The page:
And that really is the rub – if you listen to the OccupyDenver advocates, not the mainstream press and not the mentally ill, high, and other oddities the press obsesses upon you get a coherent message.  It is a message that I often do not share, but it is a very different message than the stereotypes consistently portrayed about OccupyDenver.

Much of the criticism of the movement is that it is dirty, anti-police, violent, and socialist. I spent most of yesterday afternoon reviewing the Denver Post’s and the local television stations’ website coverage of the movement.   Almost every headline and opening of a story is about violence, about filth, about anti-police behavior, about people who are incoherent. And almost always buried at the bottom of the article is a statement from the OccupyDenver activists that the people interviewed or arrested were not associated with OccupyDenver.

None of the serious activists I have spoken to in four separate trips were high or violent. They claimed they were employed with homes.  If you catch them after a night on the sidewalk before they have gone home for clean clothes and a shower, they are disheveled.  Some are indeed socialist, but one female activist that I spoke to at length on last Thursday was quite conservative bordering on libertarian. The only conclusion I can reach is the press likes a good story about violence, drugs, homelessness, and unemployment at the expense of a complete picture including any real coverage of the movement’s basic themes.

My first exposure to this press bias was during a media scrum around Michael Moore’s visit (the subject of my October 30th post).  For over an hour I stood in a crowd of television and print reporters waiting for Moore to arrive.  At no point did any of the mainstream press make any attempt to interview the activists about their views.  But I did listen to two of them (one from the Denver Post and one from the Fox affiliate) openly ridiculing the movement in the now traditional stereotype.

On Thursday I also was able to spend about fifteen minutes speaking with two Denver policemen.  They confirmed to me that since the Mayor ordered the removal of the kitchen, medical clinic, and donation table that crowd had shrunk to mostly genuine activists. The most senior one told me that the activists were not violent, but like the Nazi/skinhead protests of the 1990s in Denver the Occupy movement has drawn violent anarchists.

A critical stereotyping of the OccupyDenver movement is that it is anti-capitalist and has no agenda.  In my four visits I have heard a very clear message each trip from the serious activists.  And it is neither unfocused or reflexively anti-capitalist.  It is strongly against crony capitalism.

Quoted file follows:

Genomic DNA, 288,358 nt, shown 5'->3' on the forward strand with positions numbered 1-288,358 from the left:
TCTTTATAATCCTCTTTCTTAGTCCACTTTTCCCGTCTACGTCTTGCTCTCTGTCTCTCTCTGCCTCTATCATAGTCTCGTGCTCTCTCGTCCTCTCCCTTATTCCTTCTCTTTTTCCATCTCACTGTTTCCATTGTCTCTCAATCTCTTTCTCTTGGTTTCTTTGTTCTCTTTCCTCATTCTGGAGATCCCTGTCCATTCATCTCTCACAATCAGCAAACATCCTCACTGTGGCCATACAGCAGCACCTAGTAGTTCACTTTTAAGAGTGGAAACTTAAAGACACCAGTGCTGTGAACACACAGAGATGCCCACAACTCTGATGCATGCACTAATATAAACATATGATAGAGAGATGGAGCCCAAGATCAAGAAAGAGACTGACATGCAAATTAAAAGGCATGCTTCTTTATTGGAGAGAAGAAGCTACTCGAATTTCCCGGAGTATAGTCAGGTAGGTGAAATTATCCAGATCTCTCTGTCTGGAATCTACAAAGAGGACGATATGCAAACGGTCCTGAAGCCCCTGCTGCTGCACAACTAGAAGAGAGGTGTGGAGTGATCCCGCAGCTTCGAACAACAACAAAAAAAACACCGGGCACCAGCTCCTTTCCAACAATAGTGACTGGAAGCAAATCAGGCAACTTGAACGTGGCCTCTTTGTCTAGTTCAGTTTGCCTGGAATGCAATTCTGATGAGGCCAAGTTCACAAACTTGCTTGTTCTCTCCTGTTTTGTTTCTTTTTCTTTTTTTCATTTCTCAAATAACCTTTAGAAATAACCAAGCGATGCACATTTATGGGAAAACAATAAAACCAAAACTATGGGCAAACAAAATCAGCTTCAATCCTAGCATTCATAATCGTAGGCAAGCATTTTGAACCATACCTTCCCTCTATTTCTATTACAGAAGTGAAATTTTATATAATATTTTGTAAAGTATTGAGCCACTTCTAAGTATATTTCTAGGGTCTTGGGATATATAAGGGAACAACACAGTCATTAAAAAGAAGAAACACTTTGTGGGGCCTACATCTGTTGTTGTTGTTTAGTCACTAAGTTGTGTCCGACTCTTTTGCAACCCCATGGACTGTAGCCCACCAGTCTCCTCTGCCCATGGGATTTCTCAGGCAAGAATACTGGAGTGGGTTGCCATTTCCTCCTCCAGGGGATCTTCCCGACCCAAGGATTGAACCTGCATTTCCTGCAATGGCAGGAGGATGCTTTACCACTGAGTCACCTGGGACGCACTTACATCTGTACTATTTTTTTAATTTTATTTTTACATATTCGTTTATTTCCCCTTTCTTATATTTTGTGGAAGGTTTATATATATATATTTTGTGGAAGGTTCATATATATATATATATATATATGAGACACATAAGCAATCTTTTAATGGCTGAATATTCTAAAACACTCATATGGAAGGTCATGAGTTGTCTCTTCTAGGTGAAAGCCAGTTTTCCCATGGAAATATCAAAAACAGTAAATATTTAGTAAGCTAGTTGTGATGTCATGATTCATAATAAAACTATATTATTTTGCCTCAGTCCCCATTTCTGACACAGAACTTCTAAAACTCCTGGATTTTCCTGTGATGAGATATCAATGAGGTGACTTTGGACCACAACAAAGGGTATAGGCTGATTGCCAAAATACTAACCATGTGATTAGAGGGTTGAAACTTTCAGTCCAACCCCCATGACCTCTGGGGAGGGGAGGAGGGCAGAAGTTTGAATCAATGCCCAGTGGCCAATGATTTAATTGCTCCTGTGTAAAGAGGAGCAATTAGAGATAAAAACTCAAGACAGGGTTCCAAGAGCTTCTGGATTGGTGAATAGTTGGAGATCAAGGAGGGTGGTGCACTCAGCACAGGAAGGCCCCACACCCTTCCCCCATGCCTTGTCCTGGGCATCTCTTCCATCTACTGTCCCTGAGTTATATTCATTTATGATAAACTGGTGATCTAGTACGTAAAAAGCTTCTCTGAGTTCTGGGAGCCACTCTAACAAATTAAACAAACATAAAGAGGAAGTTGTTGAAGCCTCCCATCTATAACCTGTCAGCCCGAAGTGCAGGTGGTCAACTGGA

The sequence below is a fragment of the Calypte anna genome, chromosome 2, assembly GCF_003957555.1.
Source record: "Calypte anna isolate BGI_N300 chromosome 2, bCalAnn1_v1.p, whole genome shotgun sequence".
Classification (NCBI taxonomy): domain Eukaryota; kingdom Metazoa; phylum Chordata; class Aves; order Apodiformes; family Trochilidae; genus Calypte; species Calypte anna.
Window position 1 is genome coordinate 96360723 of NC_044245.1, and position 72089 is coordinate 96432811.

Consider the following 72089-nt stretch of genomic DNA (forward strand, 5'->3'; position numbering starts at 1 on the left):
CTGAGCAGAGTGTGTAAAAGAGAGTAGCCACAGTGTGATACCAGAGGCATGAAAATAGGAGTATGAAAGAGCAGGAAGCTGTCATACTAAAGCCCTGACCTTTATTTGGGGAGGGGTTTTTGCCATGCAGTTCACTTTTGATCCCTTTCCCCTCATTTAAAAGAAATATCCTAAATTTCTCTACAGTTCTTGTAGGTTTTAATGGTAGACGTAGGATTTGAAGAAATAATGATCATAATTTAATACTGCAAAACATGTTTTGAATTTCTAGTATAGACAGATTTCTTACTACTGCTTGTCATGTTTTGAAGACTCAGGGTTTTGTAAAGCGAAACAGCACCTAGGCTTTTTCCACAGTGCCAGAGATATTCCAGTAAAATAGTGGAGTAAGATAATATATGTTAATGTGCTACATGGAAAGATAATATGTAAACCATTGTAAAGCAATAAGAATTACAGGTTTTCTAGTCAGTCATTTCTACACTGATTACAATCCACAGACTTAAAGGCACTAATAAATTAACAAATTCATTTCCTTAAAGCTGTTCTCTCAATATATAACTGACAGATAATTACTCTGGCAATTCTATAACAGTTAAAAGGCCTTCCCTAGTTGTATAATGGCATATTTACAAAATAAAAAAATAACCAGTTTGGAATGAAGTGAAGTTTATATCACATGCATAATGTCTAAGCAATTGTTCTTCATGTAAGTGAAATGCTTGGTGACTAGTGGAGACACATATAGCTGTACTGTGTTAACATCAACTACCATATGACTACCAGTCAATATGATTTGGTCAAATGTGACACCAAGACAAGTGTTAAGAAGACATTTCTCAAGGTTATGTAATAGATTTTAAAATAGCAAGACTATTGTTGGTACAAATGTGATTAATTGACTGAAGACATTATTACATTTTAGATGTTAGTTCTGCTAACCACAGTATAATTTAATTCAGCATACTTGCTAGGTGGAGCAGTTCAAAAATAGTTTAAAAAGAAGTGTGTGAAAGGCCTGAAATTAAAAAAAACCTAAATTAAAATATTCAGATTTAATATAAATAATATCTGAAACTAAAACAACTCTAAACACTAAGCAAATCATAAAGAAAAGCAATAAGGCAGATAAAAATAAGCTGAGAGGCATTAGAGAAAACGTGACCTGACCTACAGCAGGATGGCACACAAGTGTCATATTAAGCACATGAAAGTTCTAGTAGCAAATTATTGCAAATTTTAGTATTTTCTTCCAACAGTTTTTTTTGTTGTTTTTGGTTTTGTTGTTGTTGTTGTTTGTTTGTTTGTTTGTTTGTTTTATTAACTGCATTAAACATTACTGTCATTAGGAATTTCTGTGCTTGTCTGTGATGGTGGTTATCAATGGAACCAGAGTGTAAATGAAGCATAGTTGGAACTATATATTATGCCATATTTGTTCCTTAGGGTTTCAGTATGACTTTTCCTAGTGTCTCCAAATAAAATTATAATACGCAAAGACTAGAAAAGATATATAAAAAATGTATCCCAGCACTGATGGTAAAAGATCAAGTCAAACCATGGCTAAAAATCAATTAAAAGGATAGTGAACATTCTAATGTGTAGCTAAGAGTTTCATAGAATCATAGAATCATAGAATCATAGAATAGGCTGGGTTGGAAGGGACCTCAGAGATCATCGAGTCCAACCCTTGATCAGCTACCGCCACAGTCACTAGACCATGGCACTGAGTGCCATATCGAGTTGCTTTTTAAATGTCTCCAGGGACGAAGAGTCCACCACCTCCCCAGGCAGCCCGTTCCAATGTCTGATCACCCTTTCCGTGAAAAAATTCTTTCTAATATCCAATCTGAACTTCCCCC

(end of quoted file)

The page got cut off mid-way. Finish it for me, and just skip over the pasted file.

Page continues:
The message is relatively simple.  First, corporate money and lobbying are distorting politics.  Polliticians represent corporate interests resulting in bank bailouts, while leaving average Americans to foreclosure and bankruptcy.  Second, the Federal Reserve is operating independent of the people’s government again acting on behalf of corporate and other special interests.  It is a message that is not dissimilar to an early Tea Party message.

Why are they camped out on the sidewalk in front of Civic Center Park?  Rightly or wrongly they believe that the political system is so corrupt that participating in it will result in the system granting them token relief, then absorbing them into the fundamentally corrupt system.  The correct answer to last week’s poll question was Karl Denninger, an early Tea Party activist.   His basic point was the Occupy movement’s refusal to express a specific political agenda allowed it to remain an independent force for change.  That the Tea Party had in large measure been absorbed into the Republican party, had lost control of the message, and been unable to drive real change.  By remaining camped out in front of the symbols of government OccupyDenver seeks to keep the pressure on for real change.

And at some point the the Governor and the Mayor are going to have to realize that while the conservative counter-protesters believe in different remedies, they cannot simply ignore what both sides agree upon.  That the government is operating for special interests.  That it is ineffective policy for the Governor to hand out corporate welfare to companies such as Arrow Electronics, while failing to even meet with the movement or attend one of their General Assemblies.  They are after all his constituents.  He is supposed to work for them, not just the constituents he prefers.

Beyond a disgust with crony capitalism I disagree with much of the Tea Party’s and much of OccupyDenver’s views. But, I do believe the Governor and the mainstream press are tone deaf.  They act like the Pharisees encountering John the Baptist – focused on his odd clothes and diet while missing the importance of his message.

The Governor is for some unfathomable reason proving the point that he works for someone other than all of the people of Colorado.   And as someone that voted for him, I hope he will begin disproving that proposition before the next election.

Occupy Poll

01 Dec
by John, posted in #OccupyDenver, #OccupyWallStreet, #OSW, #StandupDenver, occupy   |  3 Comments


Karl Denninger is correct.  Thanks for participating.